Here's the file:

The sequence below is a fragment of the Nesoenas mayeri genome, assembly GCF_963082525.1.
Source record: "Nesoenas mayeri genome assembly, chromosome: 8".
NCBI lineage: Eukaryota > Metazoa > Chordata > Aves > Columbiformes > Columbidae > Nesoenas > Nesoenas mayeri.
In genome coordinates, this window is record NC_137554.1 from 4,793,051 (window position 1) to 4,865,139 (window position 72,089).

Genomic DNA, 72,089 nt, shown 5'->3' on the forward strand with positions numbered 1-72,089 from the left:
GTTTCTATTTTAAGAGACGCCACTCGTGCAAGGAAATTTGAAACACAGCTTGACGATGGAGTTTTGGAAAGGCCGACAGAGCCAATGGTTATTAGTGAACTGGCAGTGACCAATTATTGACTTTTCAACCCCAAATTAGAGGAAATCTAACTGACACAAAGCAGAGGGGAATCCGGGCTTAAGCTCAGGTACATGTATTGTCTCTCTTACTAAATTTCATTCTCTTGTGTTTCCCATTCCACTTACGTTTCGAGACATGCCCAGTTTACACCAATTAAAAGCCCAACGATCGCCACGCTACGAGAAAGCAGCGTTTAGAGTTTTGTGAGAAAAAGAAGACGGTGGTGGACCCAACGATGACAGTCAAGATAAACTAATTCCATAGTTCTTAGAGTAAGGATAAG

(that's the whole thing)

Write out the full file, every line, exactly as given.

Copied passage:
The sequence below is a fragment of the Nesoenas mayeri genome, assembly GCF_963082525.1.
Source record: "Nesoenas mayeri genome assembly, chromosome: 8".
NCBI lineage: Eukaryota > Metazoa > Chordata > Aves > Columbiformes > Columbidae > Nesoenas > Nesoenas mayeri.
In genome coordinates, this window is record NC_137554.1 from 4,793,051 (window position 1) to 4,865,139 (window position 72,089).

Genomic DNA, 72,089 nt, shown 5'->3' on the forward strand with positions numbered 1-72,089 from the left:
GTTTCTATTTTAAGAGACGCCACTCGTGCAAGGAAATTTGAAACACAGCTTGACGATGGAGTTTTGGAAAGGCCGACAGAGCCAATGGTTATTAGTGAACTGGCAGTGACCAATTATTGACTTTTCAACCCCAAATTAGAGGAAATCTAACTGACACAAAGCAGAGGGGAATCCGGGCTTAAGCTCAGGTACATGTATTGTCTCTCTTACTAAATTTCATTCTCTTGTGTTTCCCATTCCACTTACGTTTCGAGACATGCCCAGTTTACACCAATTAAAAGCCCAACGATCGCCACGCTACGAGAAAGCAGCGTTTAGAGTTTTGTGAGAAAAAGAAGACGGTGGTGGACCCAACGATGACAGTCAAGATAAACTAATTCCATAGTTCTTAGAGTAAGGATAAG